The proposed plan would also revise the current GILTI regime by eliminating the qualified business asset investment (QBAI) 10% exemption, reducing the Code Section 250 deduction for GILTI income to 25% (from 50% currently), repealing the high-tax exemption (under GILTI and subpart F income), and mandating a “jurisdiction-by-jurisdiction” calculation requiring a separate foreign tax credit limitation for each foreign jurisdiction. These changes would increase the effective GILTI tax rate to 21% (under the proposed 28% corporate tax rate) and prevent cross-crediting of taxes from high-tax jurisdictions to low-tax jurisdictions. Foreign oil and gas extraction income would no longer be exempt from the GILTI rules. Additionally, the amount of a dual-capacity taxpayer’s foreign levy that would qualify as creditable foreign tax would be limited to the generally applicable rate of income tax in the foreign jurisdiction.
The proposal further limits the use of foreign tax credits by extending the stock sale treatment for deemed asset sales under section 338 to hybrid entities such that the source and character of any item resulting from the sale of an interest in a hybrid entity would be determined based on the source and character the seller would have taken into account upon the sale or exchange of a stock transaction (rather than a deemed asset sale).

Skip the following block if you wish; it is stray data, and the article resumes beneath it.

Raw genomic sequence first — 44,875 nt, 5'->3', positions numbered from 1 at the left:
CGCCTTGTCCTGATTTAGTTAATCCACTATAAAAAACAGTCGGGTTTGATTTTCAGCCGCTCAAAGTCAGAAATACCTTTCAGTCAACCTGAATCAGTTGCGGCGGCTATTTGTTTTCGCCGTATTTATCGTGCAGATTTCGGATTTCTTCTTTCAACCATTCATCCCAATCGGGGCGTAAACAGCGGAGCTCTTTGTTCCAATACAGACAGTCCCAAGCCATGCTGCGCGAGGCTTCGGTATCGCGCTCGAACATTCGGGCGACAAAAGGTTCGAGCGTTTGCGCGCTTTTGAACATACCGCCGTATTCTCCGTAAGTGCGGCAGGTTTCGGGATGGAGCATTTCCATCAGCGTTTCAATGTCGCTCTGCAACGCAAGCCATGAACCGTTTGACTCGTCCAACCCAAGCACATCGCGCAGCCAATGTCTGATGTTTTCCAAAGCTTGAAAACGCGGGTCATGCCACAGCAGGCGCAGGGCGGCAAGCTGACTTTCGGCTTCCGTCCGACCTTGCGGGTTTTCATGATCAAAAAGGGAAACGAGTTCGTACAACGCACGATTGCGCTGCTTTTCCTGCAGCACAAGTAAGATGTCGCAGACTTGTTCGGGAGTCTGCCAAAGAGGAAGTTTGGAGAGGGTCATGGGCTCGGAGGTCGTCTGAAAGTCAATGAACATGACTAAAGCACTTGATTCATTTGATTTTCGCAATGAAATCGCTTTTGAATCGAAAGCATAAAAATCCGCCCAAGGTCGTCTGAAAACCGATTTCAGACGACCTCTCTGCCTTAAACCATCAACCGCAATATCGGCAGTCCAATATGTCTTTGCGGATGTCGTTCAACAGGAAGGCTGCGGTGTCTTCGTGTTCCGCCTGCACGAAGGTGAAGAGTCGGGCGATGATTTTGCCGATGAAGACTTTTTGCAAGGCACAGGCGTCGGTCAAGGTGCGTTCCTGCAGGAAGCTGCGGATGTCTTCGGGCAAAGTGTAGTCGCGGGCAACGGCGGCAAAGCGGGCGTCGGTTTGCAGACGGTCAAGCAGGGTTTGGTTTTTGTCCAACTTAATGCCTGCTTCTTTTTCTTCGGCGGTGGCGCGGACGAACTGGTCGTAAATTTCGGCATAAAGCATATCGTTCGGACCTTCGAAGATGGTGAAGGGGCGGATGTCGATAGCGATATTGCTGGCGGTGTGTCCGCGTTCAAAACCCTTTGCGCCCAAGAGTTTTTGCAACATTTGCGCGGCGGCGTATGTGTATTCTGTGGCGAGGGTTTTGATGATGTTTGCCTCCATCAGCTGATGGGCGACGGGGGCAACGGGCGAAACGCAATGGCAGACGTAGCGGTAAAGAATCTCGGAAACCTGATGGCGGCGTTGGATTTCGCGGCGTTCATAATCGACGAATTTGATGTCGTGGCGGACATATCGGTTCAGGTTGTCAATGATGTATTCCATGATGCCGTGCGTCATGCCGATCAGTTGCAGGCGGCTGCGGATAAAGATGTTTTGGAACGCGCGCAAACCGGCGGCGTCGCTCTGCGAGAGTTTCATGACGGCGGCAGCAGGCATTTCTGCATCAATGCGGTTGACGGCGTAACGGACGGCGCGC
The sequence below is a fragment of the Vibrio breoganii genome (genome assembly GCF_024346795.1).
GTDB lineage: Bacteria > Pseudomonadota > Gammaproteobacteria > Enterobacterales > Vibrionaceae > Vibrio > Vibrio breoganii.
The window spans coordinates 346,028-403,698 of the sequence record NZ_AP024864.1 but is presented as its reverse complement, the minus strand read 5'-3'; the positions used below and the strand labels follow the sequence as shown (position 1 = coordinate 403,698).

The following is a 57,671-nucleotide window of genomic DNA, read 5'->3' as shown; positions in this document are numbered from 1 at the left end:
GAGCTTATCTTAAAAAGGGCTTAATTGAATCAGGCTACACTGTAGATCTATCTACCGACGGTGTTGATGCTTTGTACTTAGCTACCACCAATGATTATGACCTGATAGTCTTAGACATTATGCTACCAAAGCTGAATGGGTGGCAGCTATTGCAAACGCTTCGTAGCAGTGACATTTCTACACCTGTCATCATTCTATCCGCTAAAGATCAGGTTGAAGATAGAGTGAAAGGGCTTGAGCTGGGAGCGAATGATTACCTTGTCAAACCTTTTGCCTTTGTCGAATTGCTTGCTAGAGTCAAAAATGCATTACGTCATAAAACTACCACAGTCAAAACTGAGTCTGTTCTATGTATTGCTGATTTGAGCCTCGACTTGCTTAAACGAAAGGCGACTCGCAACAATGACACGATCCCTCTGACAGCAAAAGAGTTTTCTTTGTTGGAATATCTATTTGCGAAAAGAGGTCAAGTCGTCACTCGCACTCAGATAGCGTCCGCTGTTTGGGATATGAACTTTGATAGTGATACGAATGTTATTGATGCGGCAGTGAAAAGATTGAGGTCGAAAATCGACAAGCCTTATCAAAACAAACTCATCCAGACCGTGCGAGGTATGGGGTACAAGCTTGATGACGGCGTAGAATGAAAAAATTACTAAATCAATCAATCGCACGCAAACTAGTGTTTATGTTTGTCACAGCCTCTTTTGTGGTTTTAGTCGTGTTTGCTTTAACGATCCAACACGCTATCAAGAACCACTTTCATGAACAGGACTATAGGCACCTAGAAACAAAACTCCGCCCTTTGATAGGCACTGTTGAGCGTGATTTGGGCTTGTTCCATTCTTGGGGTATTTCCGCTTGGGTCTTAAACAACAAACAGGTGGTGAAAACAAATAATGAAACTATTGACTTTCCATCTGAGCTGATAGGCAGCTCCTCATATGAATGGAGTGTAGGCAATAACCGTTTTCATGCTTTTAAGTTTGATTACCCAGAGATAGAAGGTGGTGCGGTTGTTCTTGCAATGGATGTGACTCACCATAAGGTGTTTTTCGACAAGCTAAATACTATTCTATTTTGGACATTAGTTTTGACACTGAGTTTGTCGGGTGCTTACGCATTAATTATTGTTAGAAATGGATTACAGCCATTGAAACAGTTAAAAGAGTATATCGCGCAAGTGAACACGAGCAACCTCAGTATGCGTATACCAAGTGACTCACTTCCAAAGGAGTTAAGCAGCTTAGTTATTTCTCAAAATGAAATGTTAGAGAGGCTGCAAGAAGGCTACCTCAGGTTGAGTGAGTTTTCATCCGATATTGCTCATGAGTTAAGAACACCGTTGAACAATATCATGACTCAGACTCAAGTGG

The proposal would replace the “BEAT” with “SHIELD.” Under the SHIELD, US group members that make payments to “low-taxed members” of the same financial reporting group would be subject to a disallowance of their deductions. The SHIELD applies when the financial reporting group has more than USD 500 million in global annual revenues. A member of the group is a “low-taxed” member if the member’s income is subject to an effective tax rate that is lower than a designated minimum tax rate. The designated minimum tax rate would be determined by reference to either the OECD’s ongoing “Pillar Two” negotiations or, in the absence of any consensus, at the proposed GILTI rate of 21%.